A Grieving Process

I’ve heard, many times before, that accepting chronic illness is much like a grieving process, but I don’t think I really understood what that meant until recently. Before my diagnoses, and to an extent after but before FND last year, I was extremely active. It all started when I spoke with some passengers coming through the station I was working at at the time; they were completing the London to Brighton. When I enquired where their bikes were, they informed me that they were walking it not cycling. In true Lou fashion I spontaneously decided that I could do that and signed up for the next year.

The Start of the London to Brighton

This was the beginning of something I couldn’t even imagine, it was through this event that I would meet some truly inspiring people, discover Obstacle Course Racing (OCR), a sense of community, and an amazing bunch of strong, empowering women in the UK Mudd Queens; my muddy running journey began. My first OCR was Survival of the Fittest in freezing, snowy conditions at Wembley stadium. I fell hard on the concrete many times and, although probably my least favourite race, I was hooked. I loved how free OCR made me feel; you could have an awful week, or receive some really bad news on the way to a race, but while you are out on that course all that matters is the next obstacle, and assisting others on the way. I suppose that translates into a good ethos for life.

Wall finish at Rocket Race

To begin with walls were my absolute nemesis, I just couldn’t do them. I remember having a conversation with one of the queens at The Suffering, where I had decided to take on three races in one weekend, we were looking around part of the course the night before day one I was freaking out because there were so many walls!! The next morning we started on the course and I was suddenly able to combat them, they were like ”Can’t do walls huh?” At one point I was running an OCR at least once a month, dragging my long suffering partner out from the warmth of her bed, at ridiculous O’clock in the morning, to stand in a cold, often wet and muddy field. But we both enjoyed it and made some amazing friends along the way.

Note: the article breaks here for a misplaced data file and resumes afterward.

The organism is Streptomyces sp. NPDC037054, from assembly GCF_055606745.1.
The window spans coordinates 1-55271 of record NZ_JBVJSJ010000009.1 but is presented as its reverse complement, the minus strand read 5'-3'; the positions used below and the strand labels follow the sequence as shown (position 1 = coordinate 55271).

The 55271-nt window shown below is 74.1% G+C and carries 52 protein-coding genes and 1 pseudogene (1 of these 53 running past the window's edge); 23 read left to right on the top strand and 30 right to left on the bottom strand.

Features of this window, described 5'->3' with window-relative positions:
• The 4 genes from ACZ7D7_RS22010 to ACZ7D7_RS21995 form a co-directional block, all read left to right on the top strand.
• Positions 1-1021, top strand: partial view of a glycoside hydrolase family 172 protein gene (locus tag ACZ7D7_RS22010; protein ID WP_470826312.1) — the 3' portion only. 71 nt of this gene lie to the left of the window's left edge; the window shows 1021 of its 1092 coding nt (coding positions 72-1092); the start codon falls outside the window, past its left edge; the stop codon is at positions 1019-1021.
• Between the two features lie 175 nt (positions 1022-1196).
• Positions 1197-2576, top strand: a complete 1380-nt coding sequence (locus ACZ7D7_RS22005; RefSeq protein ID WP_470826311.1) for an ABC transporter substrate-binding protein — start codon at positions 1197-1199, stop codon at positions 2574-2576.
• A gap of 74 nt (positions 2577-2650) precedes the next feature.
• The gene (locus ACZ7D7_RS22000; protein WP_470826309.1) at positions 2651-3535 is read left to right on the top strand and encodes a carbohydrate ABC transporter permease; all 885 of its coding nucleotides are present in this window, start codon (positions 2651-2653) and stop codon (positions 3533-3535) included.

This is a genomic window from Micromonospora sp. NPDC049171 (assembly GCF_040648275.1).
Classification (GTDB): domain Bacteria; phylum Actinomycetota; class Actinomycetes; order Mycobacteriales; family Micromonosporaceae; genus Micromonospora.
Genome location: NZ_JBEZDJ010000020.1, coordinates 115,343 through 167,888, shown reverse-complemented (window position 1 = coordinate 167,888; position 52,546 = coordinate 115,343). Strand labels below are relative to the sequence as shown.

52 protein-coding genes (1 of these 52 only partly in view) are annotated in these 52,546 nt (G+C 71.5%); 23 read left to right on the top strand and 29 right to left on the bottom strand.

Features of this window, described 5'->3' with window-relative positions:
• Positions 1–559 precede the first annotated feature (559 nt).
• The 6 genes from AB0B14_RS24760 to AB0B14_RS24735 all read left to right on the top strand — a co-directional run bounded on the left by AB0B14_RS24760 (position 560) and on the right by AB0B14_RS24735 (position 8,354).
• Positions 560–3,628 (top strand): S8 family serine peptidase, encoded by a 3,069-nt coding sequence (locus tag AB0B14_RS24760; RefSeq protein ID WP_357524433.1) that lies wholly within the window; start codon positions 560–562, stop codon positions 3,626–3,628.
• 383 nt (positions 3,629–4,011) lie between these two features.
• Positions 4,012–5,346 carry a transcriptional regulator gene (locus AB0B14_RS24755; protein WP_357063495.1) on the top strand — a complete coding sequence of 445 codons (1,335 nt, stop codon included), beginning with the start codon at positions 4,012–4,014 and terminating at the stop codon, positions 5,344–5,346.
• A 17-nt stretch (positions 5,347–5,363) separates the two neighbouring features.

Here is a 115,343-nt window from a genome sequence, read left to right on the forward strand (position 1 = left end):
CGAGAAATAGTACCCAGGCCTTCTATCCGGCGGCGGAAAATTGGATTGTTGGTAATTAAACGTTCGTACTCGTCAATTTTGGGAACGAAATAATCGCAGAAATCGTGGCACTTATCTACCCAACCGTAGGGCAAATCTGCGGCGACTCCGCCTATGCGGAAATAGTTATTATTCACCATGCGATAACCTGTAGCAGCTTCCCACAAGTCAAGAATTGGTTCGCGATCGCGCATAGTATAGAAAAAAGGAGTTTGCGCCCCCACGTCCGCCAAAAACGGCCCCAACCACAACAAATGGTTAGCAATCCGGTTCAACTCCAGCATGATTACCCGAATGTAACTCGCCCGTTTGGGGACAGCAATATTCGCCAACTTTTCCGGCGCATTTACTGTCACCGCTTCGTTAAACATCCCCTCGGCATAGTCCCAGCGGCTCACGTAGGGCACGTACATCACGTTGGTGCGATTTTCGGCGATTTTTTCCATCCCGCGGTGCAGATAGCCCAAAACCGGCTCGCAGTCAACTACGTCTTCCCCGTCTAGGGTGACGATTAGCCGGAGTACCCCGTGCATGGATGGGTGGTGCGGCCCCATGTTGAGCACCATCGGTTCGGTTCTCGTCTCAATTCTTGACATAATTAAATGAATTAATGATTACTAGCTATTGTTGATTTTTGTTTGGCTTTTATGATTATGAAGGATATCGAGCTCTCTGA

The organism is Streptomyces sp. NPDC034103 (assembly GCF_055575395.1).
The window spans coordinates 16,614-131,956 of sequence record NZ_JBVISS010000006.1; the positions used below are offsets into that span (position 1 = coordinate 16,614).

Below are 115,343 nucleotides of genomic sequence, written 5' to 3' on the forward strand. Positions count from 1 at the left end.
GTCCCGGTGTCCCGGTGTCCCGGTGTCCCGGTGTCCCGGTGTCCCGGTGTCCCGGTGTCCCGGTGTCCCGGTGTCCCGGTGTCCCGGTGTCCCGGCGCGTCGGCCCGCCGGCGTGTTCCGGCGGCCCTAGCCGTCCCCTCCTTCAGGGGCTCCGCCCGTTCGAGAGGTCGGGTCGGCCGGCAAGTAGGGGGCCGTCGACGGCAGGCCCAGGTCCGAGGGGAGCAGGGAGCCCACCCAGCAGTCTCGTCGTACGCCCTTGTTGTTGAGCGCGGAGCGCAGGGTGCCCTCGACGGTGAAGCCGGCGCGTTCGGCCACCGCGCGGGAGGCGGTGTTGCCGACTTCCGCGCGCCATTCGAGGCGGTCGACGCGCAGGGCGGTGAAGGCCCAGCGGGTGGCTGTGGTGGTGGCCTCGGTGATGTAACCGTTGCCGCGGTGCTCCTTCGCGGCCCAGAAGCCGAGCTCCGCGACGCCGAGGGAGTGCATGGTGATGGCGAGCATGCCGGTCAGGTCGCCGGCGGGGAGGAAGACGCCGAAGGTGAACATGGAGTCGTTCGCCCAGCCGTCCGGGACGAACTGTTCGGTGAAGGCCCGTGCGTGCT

Rat Race Dirty Weekend. One of my favourite events. 20 miles 200 obstacles.

When I was first diagnosed with Fibro, I was adamant that nothing was going to change. I’m as stubborn as hell and I wouldn’t let this beat me. I remember the second time I ran RRDW, a 20 mile OCR, I was fitter, and stronger, but I knew something wasn’t right. After all the training I still had to walk the last 3 miles, which was very frustrating as I came in around the same time as the year before which meant that, for a while at least, I was on course to smash the previous years time. When I had to slow down OCR and reduce my running I fell into a bit of a depression. I felt that I was losing the person I was, the person who was full of energy, most of the time pretty annoying, wanting to keep moving, never sitting still. Of course I realise now that those are not the traits that make me who I am, I guess I wallowed for a bit, thinking that I was burden to everyone, what was the point. In reality what I needed to do was find a new focus, help my life along in the direction it needed to be heading and appreciate what I have and what I can do. It’s ok to grieve for the more physical, active you, it’s ok to miss the people and the sharing of stories from your runs or workouts, or whatever it is you have had to move on from. It’s a process and one that I feel needs to be embraced.

I look back on these pictures now and realise how little I appreciated my body at that time. I was always striving to do ”better”, whether it was a course time, being able to complete an obstacle unaided, or simply to get stronger. When you are in the middle of something you don’t always realise the gains you have made, whether that be mentally or physically. Now I realise and appreciate how far I had got and the things that my body was able to do. Really the journey now isn’t that different, it’s about recognising how far I have come mentally, about helping those around me who see the impact of these conditions on a daily basis, because I can only imagine the affect it has on them. Ultimately life is about supporting each other, being there, being present and embracing all the moments you have, because you never know what the future may look like.